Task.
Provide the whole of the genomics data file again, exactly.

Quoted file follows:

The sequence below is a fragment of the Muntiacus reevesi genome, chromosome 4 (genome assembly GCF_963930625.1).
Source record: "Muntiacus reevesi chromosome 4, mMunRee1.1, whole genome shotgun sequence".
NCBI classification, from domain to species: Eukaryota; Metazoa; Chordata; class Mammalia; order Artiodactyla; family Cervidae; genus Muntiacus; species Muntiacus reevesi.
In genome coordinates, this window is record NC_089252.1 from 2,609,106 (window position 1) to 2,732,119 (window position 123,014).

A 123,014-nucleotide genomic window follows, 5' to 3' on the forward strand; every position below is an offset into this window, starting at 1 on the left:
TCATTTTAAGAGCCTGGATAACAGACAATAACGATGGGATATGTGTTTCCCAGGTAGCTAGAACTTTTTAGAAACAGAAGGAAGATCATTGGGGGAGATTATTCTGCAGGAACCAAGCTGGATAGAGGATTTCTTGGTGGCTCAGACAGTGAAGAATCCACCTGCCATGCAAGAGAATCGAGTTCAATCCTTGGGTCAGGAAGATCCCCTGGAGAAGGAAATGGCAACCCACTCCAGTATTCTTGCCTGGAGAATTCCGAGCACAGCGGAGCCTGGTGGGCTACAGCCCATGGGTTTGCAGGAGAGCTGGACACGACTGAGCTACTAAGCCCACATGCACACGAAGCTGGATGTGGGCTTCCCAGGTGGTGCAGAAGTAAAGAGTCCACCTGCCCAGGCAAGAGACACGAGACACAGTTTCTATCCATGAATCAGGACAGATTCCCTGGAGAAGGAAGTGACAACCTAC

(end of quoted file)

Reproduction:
The sequence below is a fragment of the Muntiacus reevesi genome, chromosome 4 (genome assembly GCF_963930625.1).
Source record: "Muntiacus reevesi chromosome 4, mMunRee1.1, whole genome shotgun sequence".
NCBI classification, from domain to species: Eukaryota; Metazoa; Chordata; class Mammalia; order Artiodactyla; family Cervidae; genus Muntiacus; species Muntiacus reevesi.
In genome coordinates, this window is record NC_089252.1 from 2,609,106 (window position 1) to 2,732,119 (window position 123,014).

A 123,014-nucleotide genomic window follows, 5' to 3' on the forward strand; every position below is an offset into this window, starting at 1 on the left:
TCATTTTAAGAGCCTGGATAACAGACAATAACGATGGGATATGTGTTTCCCAGGTAGCTAGAACTTTTTAGAAACAGAAGGAAGATCATTGGGGGAGATTATTCTGCAGGAACCAAGCTGGATAGAGGATTTCTTGGTGGCTCAGACAGTGAAGAATCCACCTGCCATGCAAGAGAATCGAGTTCAATCCTTGGGTCAGGAAGATCCCCTGGAGAAGGAAATGGCAACCCACTCCAGTATTCTTGCCTGGAGAATTCCGAGCACAGCGGAGCCTGGTGGGCTACAGCCCATGGGTTTGCAGGAGAGCTGGACACGACTGAGCTACTAAGCCCACATGCACACGAAGCTGGATGTGGGCTTCCCAGGTGGTGCAGAAGTAAAGAGTCCACCTGCCCAGGCAAGAGACACGAGACACAGTTTCTATCCATGAATCAGGACAGATTCCCTGGAGAAGGAAGTGACAACCTAC